Ladies and gentlemen, I like exploration. No, I love exploration.
Exploration across prairies, in streets, in trenches, in grasslands, in frozen tundras, through deserts, on the sea, in the air, I love every act of exploration that can occur upon this earth.
Violence can be fun, and so can strategizing. In fact, videogames are fun in many ways. But to me, nothing beats the feeling of being transported to a new world with all sorts of amazing new things to see and do. The feeling of looking to an unfamiliar horizon and going “Ooh, I wonder what's over there?” before heading off in that general direction and no doubt being distracted by something cool halfway there. The feeling of seeing a tower off in the distance and wondering whether you can climb it. The feeling of checking to see whether there is an edge to the sea or not.
It's that feeling this series is devoted to. But don’t think that I'm restricting myself to big open-world sandbox games here. A well-made 2D Platformer can give you much the same feeling, and cleverly hidden secrets can give you just as much incentive to explore as any far-off castle. It's all fair game, as long as you make me want to explore every nook and cranny of your world, and you’ll let me. Invisible walls will earn you a slap in the face, but may not be unforgivable if you have something to make up for them.
Today, let’s explore the world of The Legend of Zelda: The Wind Waker.
March seems to have become the month of Zelda on Destructoid. At least, that's what the Band of Bloggers folks have decided. Well I don't know about you, but I'm not one to argue with Zelda. Plus, just this week it was announced that the "Legend of Zelda: Symphony of the Goddesses" concert is finally coming to the Netherlands this year! I've been waiting for that forever, but the time has finally come. So yeah, I'm feeling Zelda all up in my private parts. So let's take a trip now, and sea what we can sea.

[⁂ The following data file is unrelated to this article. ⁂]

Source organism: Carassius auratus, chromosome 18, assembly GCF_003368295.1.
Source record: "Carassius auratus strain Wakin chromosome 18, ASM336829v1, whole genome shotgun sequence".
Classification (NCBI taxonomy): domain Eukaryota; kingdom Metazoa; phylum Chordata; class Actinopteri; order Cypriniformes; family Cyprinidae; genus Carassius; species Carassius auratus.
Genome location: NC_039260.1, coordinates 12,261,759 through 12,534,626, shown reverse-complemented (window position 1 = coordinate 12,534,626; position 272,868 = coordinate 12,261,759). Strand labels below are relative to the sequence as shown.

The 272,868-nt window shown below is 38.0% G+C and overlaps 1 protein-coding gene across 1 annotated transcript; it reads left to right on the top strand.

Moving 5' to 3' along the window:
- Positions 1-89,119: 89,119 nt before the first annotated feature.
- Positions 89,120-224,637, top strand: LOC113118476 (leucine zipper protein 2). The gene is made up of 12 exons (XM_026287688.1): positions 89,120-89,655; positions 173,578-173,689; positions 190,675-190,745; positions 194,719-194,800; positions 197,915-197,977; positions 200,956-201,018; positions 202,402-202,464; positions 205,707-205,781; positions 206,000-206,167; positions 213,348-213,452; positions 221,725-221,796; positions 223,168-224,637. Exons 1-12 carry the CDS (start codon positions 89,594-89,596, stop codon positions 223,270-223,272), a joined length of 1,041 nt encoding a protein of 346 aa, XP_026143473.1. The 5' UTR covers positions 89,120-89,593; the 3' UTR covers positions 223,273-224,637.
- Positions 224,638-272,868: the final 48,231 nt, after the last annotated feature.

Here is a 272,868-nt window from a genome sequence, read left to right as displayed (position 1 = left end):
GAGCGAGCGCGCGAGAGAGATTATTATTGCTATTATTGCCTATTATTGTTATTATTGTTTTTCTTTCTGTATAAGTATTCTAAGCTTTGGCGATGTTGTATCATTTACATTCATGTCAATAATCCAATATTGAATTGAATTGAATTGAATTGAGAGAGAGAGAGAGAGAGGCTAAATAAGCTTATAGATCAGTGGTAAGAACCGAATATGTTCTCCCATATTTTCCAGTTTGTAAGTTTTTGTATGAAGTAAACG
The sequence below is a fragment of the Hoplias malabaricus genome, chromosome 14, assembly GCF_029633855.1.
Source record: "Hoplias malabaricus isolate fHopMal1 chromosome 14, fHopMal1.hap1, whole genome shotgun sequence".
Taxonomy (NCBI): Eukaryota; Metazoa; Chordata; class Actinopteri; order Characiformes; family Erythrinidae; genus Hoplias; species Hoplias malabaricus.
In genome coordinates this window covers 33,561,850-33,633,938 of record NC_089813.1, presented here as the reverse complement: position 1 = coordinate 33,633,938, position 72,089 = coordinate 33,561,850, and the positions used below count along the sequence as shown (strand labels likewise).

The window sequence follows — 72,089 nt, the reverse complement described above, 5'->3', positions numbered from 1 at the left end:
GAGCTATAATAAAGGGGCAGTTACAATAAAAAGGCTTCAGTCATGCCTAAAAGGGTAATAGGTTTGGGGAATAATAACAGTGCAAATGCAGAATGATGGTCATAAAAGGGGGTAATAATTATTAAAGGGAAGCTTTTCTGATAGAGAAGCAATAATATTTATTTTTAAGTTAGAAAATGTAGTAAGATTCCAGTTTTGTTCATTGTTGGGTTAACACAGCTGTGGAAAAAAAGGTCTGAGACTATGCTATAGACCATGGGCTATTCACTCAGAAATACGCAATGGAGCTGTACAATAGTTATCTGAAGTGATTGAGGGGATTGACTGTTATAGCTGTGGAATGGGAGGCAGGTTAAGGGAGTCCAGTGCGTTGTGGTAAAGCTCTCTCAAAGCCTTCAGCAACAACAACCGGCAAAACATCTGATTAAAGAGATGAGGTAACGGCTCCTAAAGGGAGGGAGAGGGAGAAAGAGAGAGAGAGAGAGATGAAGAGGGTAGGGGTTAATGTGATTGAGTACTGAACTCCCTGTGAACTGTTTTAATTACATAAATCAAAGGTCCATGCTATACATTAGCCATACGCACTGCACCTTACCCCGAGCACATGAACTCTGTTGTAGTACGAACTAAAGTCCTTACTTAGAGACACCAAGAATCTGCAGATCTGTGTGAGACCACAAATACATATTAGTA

On first glance, you might be forgiven for thinking that the world of The Wind Waker isn't all that. Indeed, compared to something like Xenoblade Chronicles it might even seem a little uninspired. Well you'd be wrong. I take back what I said before, I would never forgive you for thinking that.
I'm sure you're all well acquainted with the Great Sea. Wind Waker takes place on a vast ocean that stretches as far as the eye can see. There are a multitude of small islands to be found on the watery waves, which is where your adventure will take you. There's a lot to do on these islands and a lot of different people to meet, which we'll be getting to in a second. Ultimately, the Great Sea is in fact great (and also a sea), and it shouldn't take you very long before you want to explore the whole thing.
There is one thing in particular about this game that invites exploration more than almost any other game. Freedom. Within an hour after starting the game you will get yourself a lovely little ship. Another couple of hours after that, you will have a sail to go along with it and the winds are at your command. From that point on you can go anywhere you want to go, do anything you want to do. Every island on the entire ocean has something to do on it or something to go and collect. So, do you want to go to the next dungeon right away or would you rather go sidequesting for ages? You can sail to the other end of the world if you want, and chances are good that there's still something to do there.
Even if you chose the former option, chances are you're going to get distracted. The Wind Waker is spectacularly good at keeping you occupied even when you think you're just going to sail to your next destination in a straight line. I think the main culprit here is the fact that you can always see some island or other off in the distance. It's like the game is deliberately telling you "Hey, I know you're busy, but there's some loot on this island over here that you really have to come get." For example, take a look at this: